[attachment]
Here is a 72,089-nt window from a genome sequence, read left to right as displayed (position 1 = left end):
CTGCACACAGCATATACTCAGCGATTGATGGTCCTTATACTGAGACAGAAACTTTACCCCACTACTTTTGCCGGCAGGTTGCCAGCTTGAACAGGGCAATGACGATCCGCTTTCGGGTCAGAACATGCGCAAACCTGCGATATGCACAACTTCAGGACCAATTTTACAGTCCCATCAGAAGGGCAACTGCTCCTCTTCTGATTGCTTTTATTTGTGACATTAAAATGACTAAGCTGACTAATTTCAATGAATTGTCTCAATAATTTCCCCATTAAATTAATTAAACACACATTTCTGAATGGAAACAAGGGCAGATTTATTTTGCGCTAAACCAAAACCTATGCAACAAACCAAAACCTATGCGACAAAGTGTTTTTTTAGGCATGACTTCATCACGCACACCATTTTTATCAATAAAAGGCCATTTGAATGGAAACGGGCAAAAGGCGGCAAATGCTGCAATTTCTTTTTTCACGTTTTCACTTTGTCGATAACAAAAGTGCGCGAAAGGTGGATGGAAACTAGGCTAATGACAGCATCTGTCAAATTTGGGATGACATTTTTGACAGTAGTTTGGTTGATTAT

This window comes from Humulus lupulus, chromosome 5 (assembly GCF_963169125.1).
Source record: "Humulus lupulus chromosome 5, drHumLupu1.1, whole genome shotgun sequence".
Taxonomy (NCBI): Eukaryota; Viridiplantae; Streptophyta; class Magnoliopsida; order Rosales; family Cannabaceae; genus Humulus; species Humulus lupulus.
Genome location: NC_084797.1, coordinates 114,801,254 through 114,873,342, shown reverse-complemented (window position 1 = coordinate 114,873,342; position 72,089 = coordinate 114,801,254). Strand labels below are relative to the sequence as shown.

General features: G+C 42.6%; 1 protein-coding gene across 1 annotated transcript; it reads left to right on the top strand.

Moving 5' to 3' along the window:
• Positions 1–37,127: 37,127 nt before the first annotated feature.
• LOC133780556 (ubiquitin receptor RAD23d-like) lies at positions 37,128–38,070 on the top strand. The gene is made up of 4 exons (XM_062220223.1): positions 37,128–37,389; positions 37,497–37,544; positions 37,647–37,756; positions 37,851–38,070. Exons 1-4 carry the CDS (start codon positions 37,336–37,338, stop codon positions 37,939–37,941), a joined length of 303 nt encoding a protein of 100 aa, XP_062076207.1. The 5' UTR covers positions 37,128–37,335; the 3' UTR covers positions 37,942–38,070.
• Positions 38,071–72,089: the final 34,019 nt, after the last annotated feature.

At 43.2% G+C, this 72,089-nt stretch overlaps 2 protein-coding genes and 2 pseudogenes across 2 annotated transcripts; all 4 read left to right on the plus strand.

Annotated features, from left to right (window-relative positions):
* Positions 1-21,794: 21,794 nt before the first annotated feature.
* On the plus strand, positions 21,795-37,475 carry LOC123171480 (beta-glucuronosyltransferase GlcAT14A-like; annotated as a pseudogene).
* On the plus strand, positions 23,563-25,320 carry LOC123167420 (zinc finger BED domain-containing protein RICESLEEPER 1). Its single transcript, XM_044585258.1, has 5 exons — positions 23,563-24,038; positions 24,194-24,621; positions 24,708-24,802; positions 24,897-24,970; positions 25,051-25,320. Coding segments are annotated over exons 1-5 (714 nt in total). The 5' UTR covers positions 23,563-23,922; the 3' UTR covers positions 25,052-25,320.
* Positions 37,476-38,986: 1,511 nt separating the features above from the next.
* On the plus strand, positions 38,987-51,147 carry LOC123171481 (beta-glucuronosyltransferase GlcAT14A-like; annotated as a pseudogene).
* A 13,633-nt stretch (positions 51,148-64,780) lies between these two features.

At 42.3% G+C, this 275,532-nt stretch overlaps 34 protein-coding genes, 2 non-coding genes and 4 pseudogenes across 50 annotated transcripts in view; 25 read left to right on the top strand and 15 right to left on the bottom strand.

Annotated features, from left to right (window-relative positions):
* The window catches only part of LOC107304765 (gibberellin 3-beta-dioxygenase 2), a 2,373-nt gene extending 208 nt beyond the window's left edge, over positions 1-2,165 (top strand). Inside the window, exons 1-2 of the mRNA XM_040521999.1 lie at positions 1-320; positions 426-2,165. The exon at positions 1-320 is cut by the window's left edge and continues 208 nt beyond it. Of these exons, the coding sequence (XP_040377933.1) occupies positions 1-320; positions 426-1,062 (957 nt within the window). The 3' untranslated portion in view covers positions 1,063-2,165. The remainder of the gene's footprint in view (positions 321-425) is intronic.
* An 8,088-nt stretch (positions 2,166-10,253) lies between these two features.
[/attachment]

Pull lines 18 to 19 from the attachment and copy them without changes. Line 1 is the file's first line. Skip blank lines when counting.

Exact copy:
* On the plus strand, positions 38,987-51,147 carry LOC123171481 (beta-glucuronosyltransferase GlcAT14A-like; annotated as a pseudogene).
* A 13,633-nt stretch (positions 51,148-64,780) lies between these two features.